Some 41 per cent of Australian parents admitted to ‘spying’ on their children using social media. Digital security company AVG Technologies surveyed 4400 parents in 11 countries to see what kind of a record they kept of their children.
Michael McKinnon, Security Advisor at AVG (AU/NZ) Pty Ltd, said, “AVG’s latest research encourages us to consider whether Facebook and other social networking sites are creating a new kind of parental relationship, or whether we are in effect spying on our teens? These sites are providing parents with new methods to monitor what their kids are doing without necessarily having to be ‘heavy handed’ or to quiz their child directly.”
Just over half think schools are doing an adequate job at teaching Internet safety and skills.
So, what do you reckon?
Actual doctors have warned would-be patients against diagnosing themselves on Google, saying it could have terrible counsequences.
NSW Australian Medical Association medical director Dr Robyn Napier said diagnosis through the popular search engine could have devastating consequences.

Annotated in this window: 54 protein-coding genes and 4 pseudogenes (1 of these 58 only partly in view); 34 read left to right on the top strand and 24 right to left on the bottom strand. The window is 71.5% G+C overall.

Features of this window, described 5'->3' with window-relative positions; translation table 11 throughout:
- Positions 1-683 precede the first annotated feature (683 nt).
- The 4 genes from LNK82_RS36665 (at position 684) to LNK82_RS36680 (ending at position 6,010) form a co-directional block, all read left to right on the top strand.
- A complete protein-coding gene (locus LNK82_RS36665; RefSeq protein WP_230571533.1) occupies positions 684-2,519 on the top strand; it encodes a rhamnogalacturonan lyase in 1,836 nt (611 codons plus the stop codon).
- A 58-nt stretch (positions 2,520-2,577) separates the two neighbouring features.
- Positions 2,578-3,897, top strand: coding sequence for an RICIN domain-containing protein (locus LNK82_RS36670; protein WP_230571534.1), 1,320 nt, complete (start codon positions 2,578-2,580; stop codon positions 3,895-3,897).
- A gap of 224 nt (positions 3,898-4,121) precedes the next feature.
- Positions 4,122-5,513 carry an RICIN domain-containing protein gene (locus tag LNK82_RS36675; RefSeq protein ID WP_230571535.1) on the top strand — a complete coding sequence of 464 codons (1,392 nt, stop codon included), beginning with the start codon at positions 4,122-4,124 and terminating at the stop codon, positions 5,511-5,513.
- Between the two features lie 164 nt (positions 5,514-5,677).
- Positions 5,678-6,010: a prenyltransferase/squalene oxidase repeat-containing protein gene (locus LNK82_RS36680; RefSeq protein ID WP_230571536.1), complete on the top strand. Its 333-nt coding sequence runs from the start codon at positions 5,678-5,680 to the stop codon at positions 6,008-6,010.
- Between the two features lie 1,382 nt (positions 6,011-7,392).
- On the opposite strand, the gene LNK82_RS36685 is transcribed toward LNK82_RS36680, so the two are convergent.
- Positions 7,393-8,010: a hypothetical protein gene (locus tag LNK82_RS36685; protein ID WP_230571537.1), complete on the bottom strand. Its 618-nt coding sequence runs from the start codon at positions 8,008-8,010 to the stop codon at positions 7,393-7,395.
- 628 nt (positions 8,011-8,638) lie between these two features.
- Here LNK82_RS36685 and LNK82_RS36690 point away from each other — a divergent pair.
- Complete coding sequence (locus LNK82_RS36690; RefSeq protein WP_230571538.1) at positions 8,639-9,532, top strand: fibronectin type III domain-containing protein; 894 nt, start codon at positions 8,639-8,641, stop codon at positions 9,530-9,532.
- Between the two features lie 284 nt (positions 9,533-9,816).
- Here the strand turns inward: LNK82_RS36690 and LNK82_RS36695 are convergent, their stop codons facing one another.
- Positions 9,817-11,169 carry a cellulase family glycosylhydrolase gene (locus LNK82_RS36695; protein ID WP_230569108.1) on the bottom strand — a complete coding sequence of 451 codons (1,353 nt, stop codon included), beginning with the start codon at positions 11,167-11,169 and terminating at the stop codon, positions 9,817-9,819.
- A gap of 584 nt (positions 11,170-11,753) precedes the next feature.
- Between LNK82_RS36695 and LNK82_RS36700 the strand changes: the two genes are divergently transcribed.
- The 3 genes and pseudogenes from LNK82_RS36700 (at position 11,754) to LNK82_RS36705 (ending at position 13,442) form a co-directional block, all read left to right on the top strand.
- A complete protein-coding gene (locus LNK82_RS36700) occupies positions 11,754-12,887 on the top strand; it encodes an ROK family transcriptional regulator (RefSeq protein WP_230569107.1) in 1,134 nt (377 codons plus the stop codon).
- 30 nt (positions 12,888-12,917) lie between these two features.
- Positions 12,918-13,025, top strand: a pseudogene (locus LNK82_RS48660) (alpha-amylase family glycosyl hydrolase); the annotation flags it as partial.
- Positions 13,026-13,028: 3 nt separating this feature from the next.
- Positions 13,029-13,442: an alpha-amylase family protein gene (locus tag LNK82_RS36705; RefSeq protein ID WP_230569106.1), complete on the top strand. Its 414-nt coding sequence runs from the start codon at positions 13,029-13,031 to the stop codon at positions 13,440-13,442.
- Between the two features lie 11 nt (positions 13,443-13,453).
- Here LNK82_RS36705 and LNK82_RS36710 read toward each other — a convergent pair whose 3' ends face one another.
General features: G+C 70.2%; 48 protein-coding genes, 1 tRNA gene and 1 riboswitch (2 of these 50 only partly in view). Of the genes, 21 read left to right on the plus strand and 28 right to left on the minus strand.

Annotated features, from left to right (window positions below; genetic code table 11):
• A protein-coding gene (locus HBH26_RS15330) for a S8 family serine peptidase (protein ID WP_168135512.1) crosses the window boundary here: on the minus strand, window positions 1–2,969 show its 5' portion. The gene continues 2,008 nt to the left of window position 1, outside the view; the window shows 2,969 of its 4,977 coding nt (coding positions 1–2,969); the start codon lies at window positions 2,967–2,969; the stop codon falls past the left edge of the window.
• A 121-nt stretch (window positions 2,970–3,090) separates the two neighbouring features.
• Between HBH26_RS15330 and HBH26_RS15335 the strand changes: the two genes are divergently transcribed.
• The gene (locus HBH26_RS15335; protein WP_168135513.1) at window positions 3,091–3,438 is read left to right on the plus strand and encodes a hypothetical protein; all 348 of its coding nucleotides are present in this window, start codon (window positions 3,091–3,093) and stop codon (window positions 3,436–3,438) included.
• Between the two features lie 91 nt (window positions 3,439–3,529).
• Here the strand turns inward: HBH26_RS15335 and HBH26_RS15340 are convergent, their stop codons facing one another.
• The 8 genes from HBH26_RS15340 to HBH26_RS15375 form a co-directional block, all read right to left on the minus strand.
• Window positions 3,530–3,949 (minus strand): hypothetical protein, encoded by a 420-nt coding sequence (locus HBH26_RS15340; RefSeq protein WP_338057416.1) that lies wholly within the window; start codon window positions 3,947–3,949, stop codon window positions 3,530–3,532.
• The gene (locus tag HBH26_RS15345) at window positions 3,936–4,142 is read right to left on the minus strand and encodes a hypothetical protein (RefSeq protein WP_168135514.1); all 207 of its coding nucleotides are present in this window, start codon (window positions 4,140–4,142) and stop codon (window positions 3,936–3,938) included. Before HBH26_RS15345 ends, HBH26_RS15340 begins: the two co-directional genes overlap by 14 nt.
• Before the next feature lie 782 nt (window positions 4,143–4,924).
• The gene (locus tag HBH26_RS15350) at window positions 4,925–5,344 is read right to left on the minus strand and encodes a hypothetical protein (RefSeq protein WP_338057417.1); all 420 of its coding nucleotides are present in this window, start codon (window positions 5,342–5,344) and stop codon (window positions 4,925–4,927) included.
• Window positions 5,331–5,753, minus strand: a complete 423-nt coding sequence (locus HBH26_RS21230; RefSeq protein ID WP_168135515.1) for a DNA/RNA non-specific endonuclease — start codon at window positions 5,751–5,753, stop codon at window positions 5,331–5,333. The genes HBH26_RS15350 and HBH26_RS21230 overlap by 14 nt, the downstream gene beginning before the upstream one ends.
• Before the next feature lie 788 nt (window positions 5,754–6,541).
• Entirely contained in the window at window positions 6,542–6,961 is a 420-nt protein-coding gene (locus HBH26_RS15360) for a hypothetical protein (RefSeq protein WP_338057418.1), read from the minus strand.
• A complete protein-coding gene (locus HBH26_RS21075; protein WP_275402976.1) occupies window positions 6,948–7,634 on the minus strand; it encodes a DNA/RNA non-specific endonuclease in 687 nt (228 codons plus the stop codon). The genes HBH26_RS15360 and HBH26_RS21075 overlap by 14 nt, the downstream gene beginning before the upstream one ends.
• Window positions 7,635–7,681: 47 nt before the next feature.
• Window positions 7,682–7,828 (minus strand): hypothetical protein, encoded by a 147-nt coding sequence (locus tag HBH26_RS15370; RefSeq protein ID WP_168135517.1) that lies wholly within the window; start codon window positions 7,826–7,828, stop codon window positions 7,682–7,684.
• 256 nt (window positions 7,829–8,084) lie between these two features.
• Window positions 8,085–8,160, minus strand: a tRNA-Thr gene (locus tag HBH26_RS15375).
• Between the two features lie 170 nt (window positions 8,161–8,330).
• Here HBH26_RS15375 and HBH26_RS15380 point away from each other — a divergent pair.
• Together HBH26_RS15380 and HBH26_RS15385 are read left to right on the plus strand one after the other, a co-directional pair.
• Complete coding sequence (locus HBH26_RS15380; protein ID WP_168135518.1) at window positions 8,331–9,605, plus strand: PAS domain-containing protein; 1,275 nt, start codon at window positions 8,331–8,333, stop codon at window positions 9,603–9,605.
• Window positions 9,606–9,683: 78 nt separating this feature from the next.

“It’s a serious problem,” she said. “When you take a symptom out of context of the whole body you can’t possibly diagnose.”
Some 80 per cent of Australians used the search engine to check their symptoms and decide what is wrong with them, sometimes without seeking any follow-up medical opinion.
Remember this one? Well, we have a winner.
A woman who was hit by a falling light fixture while having sex in her hotel room on a work trip has won compensation for the incident. Justice John Nicholas found she was injured ‘during the course of her employment’.
The light was attached to the wall above the bed. The male partner said in his statement they were ‘going hard’ and he wasn’t sure whether they bumped it or it fell off.